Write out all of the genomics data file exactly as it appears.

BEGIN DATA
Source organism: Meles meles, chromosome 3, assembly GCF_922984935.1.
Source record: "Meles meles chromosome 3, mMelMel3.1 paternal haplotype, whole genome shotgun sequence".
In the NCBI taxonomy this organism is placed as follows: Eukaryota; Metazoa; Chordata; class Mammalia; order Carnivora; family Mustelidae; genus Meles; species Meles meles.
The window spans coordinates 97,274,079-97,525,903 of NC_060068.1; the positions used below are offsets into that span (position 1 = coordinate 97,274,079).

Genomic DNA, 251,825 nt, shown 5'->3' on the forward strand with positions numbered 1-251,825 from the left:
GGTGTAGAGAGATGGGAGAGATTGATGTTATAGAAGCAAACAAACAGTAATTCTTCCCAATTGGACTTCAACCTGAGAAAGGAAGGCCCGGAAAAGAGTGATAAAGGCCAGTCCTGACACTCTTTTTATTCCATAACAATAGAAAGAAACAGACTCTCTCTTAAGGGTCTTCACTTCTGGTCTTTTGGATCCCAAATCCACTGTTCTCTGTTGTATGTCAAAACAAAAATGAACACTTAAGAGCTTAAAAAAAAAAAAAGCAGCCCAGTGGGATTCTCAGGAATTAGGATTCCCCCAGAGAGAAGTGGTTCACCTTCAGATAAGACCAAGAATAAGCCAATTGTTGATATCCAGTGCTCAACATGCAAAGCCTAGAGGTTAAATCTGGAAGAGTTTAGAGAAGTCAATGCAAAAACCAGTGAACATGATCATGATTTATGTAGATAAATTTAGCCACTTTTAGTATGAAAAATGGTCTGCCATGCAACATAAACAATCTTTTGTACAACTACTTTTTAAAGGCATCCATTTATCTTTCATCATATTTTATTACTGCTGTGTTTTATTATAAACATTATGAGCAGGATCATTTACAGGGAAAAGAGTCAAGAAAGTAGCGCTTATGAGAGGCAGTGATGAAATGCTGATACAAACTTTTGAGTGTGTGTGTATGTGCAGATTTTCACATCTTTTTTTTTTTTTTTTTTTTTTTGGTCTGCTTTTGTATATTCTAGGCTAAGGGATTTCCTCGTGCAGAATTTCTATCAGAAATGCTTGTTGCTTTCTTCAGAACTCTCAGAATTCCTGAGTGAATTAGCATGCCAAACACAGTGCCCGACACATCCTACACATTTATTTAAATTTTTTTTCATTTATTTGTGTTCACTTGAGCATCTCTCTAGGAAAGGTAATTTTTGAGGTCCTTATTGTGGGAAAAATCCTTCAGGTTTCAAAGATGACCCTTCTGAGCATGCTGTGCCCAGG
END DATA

Source organism: Meles meles, chromosome 3, assembly GCF_922984935.1.
Source record: "Meles meles chromosome 3, mMelMel3.1 paternal haplotype, whole genome shotgun sequence".
In the NCBI taxonomy this organism is placed as follows: Eukaryota; Metazoa; Chordata; class Mammalia; order Carnivora; family Mustelidae; genus Meles; species Meles meles.
The window spans coordinates 97,274,079-97,525,903 of NC_060068.1; the positions used below are offsets into that span (position 1 = coordinate 97,274,079).

Genomic DNA, 251,825 nt, shown 5'->3' on the forward strand with positions numbered 1-251,825 from the left:
GGTGTAGAGAGATGGGAGAGATTGATGTTATAGAAGCAAACAAACAGTAATTCTTCCCAATTGGACTTCAACCTGAGAAAGGAAGGCCCGGAAAAGAGTGATAAAGGCCAGTCCTGACACTCTTTTTATTCCATAACAATAGAAAGAAACAGACTCTCTCTTAAGGGTCTTCACTTCTGGTCTTTTGGATCCCAAATCCACTGTTCTCTGTTGTATGTCAAAACAAAAATGAACACTTAAGAGCTTAAAAAAAAAAAAAGCAGCCCAGTGGGATTCTCAGGAATTAGGATTCCCCCAGAGAGAAGTGGTTCACCTTCAGATAAGACCAAGAATAAGCCAATTGTTGATATCCAGTGCTCAACATGCAAAGCCTAGAGGTTAAATCTGGAAGAGTTTAGAGAAGTCAATGCAAAAACCAGTGAACATGATCATGATTTATGTAGATAAATTTAGCCACTTTTAGTATGAAAAATGGTCTGCCATGCAACATAAACAATCTTTTGTACAACTACTTTTTAAAGGCATCCATTTATCTTTCATCATATTTTATTACTGCTGTGTTTTATTATAAACATTATGAGCAGGATCATTTACAGGGAAAAGAGTCAAGAAAGTAGCGCTTATGAGAGGCAGTGATGAAATGCTGATACAAACTTTTGAGTGTGTGTGTATGTGCAGATTTTCACATCTTTTTTTTTTTTTTTTTTTTTTTGGTCTGCTTTTGTATATTCTAGGCTAAGGGATTTCCTCGTGCAGAATTTCTATCAGAAATGCTTGTTGCTTTCTTCAGAACTCTCAGAATTCCTGAGTGAATTAGCATGCCAAACACAGTGCCCGACACATCCTACACATTTATTTAAATTTTTTTTCATTTATTTGTGTTCACTTGAGCATCTCTCTAGGAAAGGTAATTTTTGAGGTCCTTATTGTGGGAAAAATCCTTCAGGTTTCAAAGATGACCCTTCTGAGCATGCTGTGCCCAGG